It was the right move for Hairston, who will finally get to remind scouts just how dangerous he can be. At 6'6'', he's a physically imposing wing with a lethal three-ball, vicious attack game and lockdown defensive tools.
The Thunder could be losing Thabo Sefolosha this offseason, and they might want to target Hairston's two-way, complementary skill set.
We're still waiting on a ruling on Chris Walker, who's yet to play a game for Florida.
Depending on when he's given the green light, Walker might want to declare this June with his sales pitch centering around his long-term potential, rather than return with the chance of disappointing and potentially wasting two years.
He's your ultimate wild card in this year's field. At 6'10'', Walker could very well be a top-three athlete in the class, one who should be salivating at the chance to shine at the NBA combine.
However, he's not overly skilled, and nobody has seem him in live game action since the summer.
Consider Walker a risk-reward option on draft night if he chooses to participate. A team like Utah, which isn't going anywhere anytime soon, might want to take its chances and take its time to develop him for the long term.
Roy Devyn Marble has taken his game and team to a new level this season, with Iowa now the No. 14 team in the country.
Coming off a 22-point game in a win over Ohio State and a 27-point game against Wisconsin, it's time for Marble to get some national recognition.
He's like a Swiss Army Knife out there. Marble plays every position 1 through 3, with the ability to handle the ball, facilitate, attack or shoot from outside. He's averaging 16.4 points, 3.4 assists on nearly 37 percent shooting from three.
There's always one senior who comes out of nowhere to surprise late in Round 1—two years ago it was Miles Plumlee, last year it was Solomon Hill. Though still early, Marble has the experience, floor game and versatility to attract a similar type of interest.
It hasn't been the finest showcase of upside we've seen, but every so often, Montrezl Harrell will make you jump out of your seat.
He's some kind of athlete out there. Harrell is one of those forwards you fear will tear the rim down with a ferocious dunk.
However, his post game is lacking, and he's still too limited with the ball in his hands.
Harrell has flashed glimpses of a mid-range jumper and low-post game, but until those flashes become more regular occurrences, Harrell will likely be thought of more as an athlete than an offensive threat.
Still, he's got plenty of room to grow with physical tools you just can't teach or buy.
With no backup power forward under contract next season, Harrell could be a target for the Clippers if he slips. He's averaging 11.9 points and 8.4 boards a game.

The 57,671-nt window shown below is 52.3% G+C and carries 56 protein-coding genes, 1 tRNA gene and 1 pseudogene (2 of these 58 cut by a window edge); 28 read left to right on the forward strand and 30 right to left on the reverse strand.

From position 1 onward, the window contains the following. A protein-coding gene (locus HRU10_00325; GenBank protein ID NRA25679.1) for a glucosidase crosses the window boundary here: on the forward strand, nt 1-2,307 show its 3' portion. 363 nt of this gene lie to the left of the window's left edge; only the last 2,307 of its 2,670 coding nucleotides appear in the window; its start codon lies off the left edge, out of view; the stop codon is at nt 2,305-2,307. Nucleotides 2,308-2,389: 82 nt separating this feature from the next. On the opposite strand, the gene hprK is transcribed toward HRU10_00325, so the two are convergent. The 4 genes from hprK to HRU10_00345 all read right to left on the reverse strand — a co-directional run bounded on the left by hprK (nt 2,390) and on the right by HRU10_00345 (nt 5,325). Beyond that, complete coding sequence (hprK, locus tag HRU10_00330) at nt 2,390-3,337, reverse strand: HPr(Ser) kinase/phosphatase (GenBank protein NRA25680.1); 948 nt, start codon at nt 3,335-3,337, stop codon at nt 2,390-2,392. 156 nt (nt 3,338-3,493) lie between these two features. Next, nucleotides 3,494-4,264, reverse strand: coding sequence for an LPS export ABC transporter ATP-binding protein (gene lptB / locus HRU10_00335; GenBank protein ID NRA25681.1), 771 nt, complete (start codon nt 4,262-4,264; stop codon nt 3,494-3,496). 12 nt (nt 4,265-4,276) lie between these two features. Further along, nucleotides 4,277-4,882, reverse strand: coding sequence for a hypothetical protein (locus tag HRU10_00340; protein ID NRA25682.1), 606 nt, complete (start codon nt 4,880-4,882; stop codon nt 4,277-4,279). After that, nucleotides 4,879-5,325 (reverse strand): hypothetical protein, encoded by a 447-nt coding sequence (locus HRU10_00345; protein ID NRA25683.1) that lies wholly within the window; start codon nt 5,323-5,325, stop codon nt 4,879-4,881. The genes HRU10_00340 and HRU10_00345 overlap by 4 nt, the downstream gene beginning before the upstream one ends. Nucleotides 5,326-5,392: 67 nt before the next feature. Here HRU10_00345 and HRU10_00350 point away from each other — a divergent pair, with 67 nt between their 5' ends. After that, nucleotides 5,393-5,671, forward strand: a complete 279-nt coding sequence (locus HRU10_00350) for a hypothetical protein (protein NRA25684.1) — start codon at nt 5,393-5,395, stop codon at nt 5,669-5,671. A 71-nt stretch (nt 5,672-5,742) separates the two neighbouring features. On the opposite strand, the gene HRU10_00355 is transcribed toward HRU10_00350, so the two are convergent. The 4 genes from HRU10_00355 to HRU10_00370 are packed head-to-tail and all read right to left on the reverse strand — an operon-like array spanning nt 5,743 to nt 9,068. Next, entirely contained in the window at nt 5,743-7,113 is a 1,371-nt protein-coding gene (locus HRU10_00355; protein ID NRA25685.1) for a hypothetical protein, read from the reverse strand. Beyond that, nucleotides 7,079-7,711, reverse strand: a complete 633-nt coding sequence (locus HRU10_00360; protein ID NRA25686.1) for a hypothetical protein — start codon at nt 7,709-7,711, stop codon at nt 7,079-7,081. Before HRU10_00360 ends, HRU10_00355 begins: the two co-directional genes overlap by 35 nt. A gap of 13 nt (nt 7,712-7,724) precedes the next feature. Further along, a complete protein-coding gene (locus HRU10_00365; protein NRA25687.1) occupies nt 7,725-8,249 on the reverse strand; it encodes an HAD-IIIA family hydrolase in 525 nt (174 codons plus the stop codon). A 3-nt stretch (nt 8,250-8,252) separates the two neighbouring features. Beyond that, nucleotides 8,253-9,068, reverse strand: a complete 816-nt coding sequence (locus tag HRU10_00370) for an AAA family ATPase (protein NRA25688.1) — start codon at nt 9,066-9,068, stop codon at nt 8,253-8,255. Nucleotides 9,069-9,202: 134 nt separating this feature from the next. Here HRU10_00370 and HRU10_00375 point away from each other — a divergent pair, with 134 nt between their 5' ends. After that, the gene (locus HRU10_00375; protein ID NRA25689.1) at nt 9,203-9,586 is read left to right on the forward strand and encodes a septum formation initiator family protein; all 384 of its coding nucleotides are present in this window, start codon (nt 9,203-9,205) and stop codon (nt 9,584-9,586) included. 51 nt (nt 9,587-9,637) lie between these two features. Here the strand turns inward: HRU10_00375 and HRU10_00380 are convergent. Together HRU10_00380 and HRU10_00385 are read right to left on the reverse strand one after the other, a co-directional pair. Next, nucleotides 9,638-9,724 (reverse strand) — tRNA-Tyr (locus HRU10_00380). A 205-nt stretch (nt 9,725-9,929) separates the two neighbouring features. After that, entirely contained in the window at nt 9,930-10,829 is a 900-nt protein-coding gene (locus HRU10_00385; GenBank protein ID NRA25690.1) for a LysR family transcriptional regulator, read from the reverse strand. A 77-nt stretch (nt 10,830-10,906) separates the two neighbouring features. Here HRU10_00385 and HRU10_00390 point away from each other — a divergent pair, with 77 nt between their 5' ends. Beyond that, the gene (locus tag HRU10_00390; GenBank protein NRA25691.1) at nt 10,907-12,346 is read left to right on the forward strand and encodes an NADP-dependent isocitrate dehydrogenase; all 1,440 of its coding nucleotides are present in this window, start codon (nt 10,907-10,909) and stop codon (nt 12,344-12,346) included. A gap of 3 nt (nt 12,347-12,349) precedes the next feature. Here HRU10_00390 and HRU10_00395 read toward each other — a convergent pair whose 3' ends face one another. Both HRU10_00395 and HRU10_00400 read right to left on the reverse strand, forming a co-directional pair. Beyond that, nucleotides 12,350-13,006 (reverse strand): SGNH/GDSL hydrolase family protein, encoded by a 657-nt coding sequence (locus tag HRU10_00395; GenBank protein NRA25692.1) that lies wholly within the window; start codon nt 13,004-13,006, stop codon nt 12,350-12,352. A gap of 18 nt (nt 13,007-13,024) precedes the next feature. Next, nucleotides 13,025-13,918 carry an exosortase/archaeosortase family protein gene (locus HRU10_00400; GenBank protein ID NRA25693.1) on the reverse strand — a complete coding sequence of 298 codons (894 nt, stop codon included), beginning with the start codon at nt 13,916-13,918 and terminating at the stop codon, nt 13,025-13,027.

Kyle Anderson continues his dazzling play at point guard, most recently going for 17 points, 13 boards and seven assists against Arizona State, 16, 11 and six against Arizona, and 23, 12 and five against USC.
He's beyond unique, given his size and skill set as a facilitator. Anderson won't beat anyone off the dribble, but his ability to change speeds and keep defenders on his hip allows him to get to his spots and execute with comfort.
Anderson is also shooting the ball a whole lot better this year, already with four more threes than he hit all of last season.
Though he's got bust potential, the reward could be worth the risk for a team that isn't relying on rookie production.
He's more than just a shooter, though a team looking for a three-point specialist might consider Nik Stauskas as a strong option.
While some might look at his ridiculous 45.1-percent three-point stroke, I'm looking at his 6.5 free-throw attempts per game, which is more than both Jabari Parker and Andrew Wiggins average.
He's become a legitimate scoring threat off the dribble, with the ability to change speed and directions and beat his man to the rack.
Between his jumper, high basketball IQ and improved in-between game, Stauskas now looks like a real-deal first-rounder.
Sam Dekker has been up and down recently— he wasn't much of a factor in Wisconsin's loss to Indiana, and he only shot 2-of-12 in a tight win over Iowa. Dekker snuck in a 17-point game in between against Illinois, but he just hasn't done enough to really stand out.
He's a first-round prospect due to his three-ball, size and athleticism for the wing. Dekker has a nice touch from outside, and with a lane to hit, he can explode to the rim.
But until he proves to be a little more threatening off the dribble (only 3.9 free-throw attempts per game), I'm not sure he's that can't-miss lottery prospect.
Dekker would be a nice get for the Bobcats, who could use his perimeter shot-making ability in the lineup.
Jordan Clarkson remains one of the more under-the-radar prospects in this year's field.
He's averaging close to 19 points and 3.7 assists as Missouri's go-to weapon at the point and the wing. And at 6'5'' with the ability to handle the ball and create off the dribble, he's got the physical tools and skill set for both positions.
Clarkson's jumper has been erratic, but a team looking for some backcourt depth and a physical playmaker might want to target him late in Round 1.
Isaiah Austin isn't exactly having the breakout season he was hoping for when he chose to return to Baylor. But while his scoring and rebounding production have fallen off, he's actually blocking 3.1 shots in just 25 minutes (averaged 1.7 blocks in nearly 30 minutes last year).
Exceptionally long and tall, there are still questions as to what his natural position is—Austin is listed at 225 pounds and tends to shy away from contact inside.
On the other hand, he's skilled around the key and can knock down jumpers if given the chance.
Austin has bust potential, but he could be worth a shot this late thanks to a unique blend of size and talent.